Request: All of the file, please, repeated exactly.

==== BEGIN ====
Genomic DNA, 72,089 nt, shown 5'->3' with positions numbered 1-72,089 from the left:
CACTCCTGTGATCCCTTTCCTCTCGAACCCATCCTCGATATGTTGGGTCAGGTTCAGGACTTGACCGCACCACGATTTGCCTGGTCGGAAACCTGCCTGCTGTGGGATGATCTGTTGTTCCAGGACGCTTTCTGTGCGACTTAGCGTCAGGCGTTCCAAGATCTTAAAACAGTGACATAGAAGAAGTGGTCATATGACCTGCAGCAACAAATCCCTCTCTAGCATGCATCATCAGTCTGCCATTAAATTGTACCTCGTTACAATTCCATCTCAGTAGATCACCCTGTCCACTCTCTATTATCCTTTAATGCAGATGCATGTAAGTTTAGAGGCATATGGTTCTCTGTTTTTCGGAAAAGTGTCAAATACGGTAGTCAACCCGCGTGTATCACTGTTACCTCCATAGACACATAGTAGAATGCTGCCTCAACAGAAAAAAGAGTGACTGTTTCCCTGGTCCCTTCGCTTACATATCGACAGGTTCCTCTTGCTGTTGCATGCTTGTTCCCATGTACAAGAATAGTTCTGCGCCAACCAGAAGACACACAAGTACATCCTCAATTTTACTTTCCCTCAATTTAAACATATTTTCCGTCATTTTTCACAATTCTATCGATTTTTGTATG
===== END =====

Genomic DNA, 72,089 nt, shown 5'->3' with positions numbered 1-72,089 from the left:
CACTCCTGTGATCCCTTTCCTCTCGAACCCATCCTCGATATGTTGGGTCAGGTTCAGGACTTGACCGCACCACGATTTGCCTGGTCGGAAACCTGCCTGCTGTGGGATGATCTGTTGTTCCAGGACGCTTTCTGTGCGACTTAGCGTCAGGCGTTCCAAGATCTTAAAACAGTGACATAGAAGAAGTGGTCATATGACCTGCAGCAACAAATCCCTCTCTAGCATGCATCATCAGTCTGCCATTAAATTGTACCTCGTTACAATTCCATCTCAGTAGATCACCCTGTCCACTCTCTATTATCCTTTAATGCAGATGCATGTAAGTTTAGAGGCATATGGTTCTCTGTTTTTCGGAAAAGTGTCAAATACGGTAGTCAACCCGCGTGTATCACTGTTACCTCCATAGACACATAGTAGAATGCTGCCTCAACAGAAAAAAGAGTGACTGTTTCCCTGGTCCCTTCGCTTACATATCGACAGGTTCCTCTTGCTGTTGCATGCTTGTTCCCATGTACAAGAATAGTTCTGCGCCAACCAGAAGACACACAAGTACATCCTCAATTTTACTTTCCCTCAATTTAAACATATTTTCCGTCATTTTTCACAATTCTATCGATTTTTGTATG